Peng Peng – I have seen dolphins off our coast a number of times, including bottlenose dolphins. They are beautiful animals and seem curious when they see humans in our waters. Bulls, cows and calves are good names although people often only think of cattle but the titles are used for other mammals including elephants.
Dolphins are part of the Order Cetacea of animals. Cetacea include whales, dolphins and porpoises.

Schools and students have permission to use this graphic for non-commercial, educational purposes. This graphic should not be used without written permission from me.

Schools and students have permission to use this graphic for non-commercial, educational purposes.
This graphic should not be used without written permission from me.

I photographed these dolphins as they swam near the shore.

Claire – Bottlenose dolphins can be found in oceans around the world but I don’t think they tend to reach Canadian waters because of cooler temperatures.
Did you know some sharks like bottlenose dolphins, especially the calves? The problem for sharks is the dolphins can often protect themselves. Dolphins turn and charge the shark. Sometimes groups attack and have been know to kill a shark.

Schools and students have permission to use this graphic for non-commercial, educational purposes. This graphic should not be used without written permission from me.

Schools and students have permission to use this graphic for non-commercial, educational purposes.
This graphic should not be used without written permission from me.

I believe this is a common dolphin. I photographed it while on a whale watching cruise off our coast.

Cohen – Port Jackson sharks can be found in Australian coastal waters but don’t tend to be along the most tropical areas. As the name suggests, they are also found in Port Jackson waters. You may not have heard of Port Jackson but it is the bay around which Sydney has been built.
As their diet includes mostly molluscs and similar creatures, they aren’t seen as dangerous to humans. Their egg cases are sometimes washed up on beaches and are easy to recognise.

This photo was sourced through Wikimedia Commons where it is listed as in the public domain.

This photo was sourced through Wikimedia Commons where it is listed as in the public domain.

Hannah – Black swans can be found on our saltwater lake or in large ponds. There is one area in a town only 35km from my home that can fill with water in wetter times. I once stopped to watch numerous black swans wandering along grassy areas near the water then realised all of the adults were being followed by cygnets. They can be aggressive if they think they or their babies are threatened.

Blac Swan pair

Amy – Turtles can be fascinating animals. My two nieces grew up in a Queensland town named Bundaberg. While Bundaberg is know for its fields of sugarcane, the coast east of the town is know for Mon Repos Conservation Park. Between November and March each year loggerhead, flatback and green turtles come ashore to lay their eggs in the beach sand.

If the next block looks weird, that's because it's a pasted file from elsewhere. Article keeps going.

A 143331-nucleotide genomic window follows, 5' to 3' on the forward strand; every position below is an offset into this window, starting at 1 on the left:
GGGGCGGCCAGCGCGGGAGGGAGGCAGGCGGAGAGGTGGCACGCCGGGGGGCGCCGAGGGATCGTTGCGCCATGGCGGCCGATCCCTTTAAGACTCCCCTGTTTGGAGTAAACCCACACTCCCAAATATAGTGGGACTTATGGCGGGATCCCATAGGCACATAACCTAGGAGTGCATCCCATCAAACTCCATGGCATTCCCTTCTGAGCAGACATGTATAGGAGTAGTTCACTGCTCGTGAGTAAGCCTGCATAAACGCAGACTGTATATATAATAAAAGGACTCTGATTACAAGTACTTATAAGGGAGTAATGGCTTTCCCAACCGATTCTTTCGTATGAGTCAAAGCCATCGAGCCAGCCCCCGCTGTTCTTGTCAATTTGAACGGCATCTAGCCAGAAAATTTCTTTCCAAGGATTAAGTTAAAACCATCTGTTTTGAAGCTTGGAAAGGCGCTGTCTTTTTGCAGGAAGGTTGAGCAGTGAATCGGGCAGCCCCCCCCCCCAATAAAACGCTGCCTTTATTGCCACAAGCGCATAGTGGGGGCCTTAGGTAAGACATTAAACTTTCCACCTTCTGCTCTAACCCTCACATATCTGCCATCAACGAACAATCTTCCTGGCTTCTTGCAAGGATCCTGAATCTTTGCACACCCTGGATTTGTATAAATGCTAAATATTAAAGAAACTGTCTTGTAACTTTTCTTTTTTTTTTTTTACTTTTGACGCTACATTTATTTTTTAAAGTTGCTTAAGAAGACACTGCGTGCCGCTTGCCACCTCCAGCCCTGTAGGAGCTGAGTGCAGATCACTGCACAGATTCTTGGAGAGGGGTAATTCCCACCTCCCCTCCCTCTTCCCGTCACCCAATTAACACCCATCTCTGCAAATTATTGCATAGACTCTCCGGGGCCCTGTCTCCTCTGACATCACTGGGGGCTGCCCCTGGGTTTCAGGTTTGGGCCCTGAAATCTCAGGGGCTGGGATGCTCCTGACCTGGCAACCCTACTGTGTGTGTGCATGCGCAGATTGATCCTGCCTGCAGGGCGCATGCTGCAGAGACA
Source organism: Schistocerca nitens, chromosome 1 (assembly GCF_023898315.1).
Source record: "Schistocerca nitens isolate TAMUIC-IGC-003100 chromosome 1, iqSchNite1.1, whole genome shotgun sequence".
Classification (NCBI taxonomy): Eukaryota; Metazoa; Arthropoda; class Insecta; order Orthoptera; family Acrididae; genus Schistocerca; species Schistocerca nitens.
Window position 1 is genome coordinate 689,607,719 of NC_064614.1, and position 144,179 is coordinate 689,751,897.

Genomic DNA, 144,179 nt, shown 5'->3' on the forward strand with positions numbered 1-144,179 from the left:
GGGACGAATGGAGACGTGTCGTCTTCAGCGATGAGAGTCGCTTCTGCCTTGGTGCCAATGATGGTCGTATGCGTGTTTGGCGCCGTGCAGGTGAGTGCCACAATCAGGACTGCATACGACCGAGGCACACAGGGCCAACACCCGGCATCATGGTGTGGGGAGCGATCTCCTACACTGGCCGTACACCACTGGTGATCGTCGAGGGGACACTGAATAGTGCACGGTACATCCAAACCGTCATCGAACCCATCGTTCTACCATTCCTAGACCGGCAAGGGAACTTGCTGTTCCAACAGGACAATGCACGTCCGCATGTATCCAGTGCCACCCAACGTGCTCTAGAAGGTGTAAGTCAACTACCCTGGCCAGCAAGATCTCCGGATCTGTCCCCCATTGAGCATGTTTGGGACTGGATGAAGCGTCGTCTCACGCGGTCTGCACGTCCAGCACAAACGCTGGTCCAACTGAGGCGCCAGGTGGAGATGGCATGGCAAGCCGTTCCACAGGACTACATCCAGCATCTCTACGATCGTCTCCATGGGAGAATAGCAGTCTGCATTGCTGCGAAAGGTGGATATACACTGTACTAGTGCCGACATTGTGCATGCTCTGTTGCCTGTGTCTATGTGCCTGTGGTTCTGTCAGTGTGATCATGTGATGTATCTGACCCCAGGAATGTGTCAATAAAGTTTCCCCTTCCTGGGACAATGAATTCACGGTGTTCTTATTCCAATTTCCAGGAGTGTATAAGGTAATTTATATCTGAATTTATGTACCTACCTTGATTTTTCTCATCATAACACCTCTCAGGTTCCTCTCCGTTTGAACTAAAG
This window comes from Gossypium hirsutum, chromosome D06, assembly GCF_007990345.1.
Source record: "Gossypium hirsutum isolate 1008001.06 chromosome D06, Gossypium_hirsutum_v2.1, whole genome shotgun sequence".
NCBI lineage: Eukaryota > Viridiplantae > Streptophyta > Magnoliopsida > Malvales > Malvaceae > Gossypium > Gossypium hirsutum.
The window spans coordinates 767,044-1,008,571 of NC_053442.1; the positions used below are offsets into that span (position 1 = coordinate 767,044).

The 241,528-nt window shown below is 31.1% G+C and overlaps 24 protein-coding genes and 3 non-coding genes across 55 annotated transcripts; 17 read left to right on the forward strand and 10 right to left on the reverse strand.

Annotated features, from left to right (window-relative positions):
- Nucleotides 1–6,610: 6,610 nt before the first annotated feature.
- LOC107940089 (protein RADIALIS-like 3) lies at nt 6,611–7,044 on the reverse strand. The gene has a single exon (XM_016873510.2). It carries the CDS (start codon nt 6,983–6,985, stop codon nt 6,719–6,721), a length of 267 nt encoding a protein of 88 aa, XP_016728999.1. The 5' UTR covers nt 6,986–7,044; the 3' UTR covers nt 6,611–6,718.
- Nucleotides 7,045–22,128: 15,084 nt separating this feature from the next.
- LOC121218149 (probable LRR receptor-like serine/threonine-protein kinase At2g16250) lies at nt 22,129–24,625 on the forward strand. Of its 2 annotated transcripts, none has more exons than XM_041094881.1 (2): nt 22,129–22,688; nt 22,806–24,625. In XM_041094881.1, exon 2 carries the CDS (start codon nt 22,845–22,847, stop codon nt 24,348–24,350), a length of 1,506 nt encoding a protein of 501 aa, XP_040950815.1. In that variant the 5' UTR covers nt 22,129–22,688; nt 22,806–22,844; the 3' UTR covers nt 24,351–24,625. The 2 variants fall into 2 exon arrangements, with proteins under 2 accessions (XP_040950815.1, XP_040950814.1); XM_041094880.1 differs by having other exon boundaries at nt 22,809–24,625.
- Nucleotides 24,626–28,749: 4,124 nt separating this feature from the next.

Nightly tours during that period of the year allow visitors to see they turtles laying eggs or, 6 to 8 weeks later, see hatchlings emerging from the sand and heading to the water.
We all know humans are either male or female as they develop before birth but turtles are different. The temperature of the sand makes the difference for turtles. Higher temperatures help turtles hatch sooner and emerge as females. Cooler temperatures tend to result in males.

 

This photo was sourced through Wikimedia Commons where it is listed as in the public domain

This photo was sourced through Wikimedia Commons where it is listed as in the public domain

Martin – Australian sea lions can be seen around southern and south-western areas of Australia but not normally near where I live. We are more likely to find Australian fur seals in our waters. One old male was an annual visitor to a favourite rock in our town’s lake.

Schools and students have permission to use this graphic for non-commercial, educational purposes. This graphic should not be used without written permission from me.

Schools and students have permission to use this graphic for non-commercial, educational purposes.
This graphic should not be used without written permission from me.

These are New Zealand fur seals. They have also been found along Australia's coastline.

Well, what started out with an intention to write a short comment seems to have blown out into something a little longer. It’s like much in life, we start with some knowledge and seem to collect more as life moves along. We learn. We share. We are all both teachers and students in life.

Learning is a lifelong journey we all travel. When we travel it with others our journey is all the richer.

Schools and students have permission to use this graphic for non-commercial, educational purposes. This graphic should not be used without written permission from me.

Schools and students have permission to use this graphic for non-commercial, educational purposes.
This graphic should not be used without written permission from me.

2 Comments

For part 1 of this post...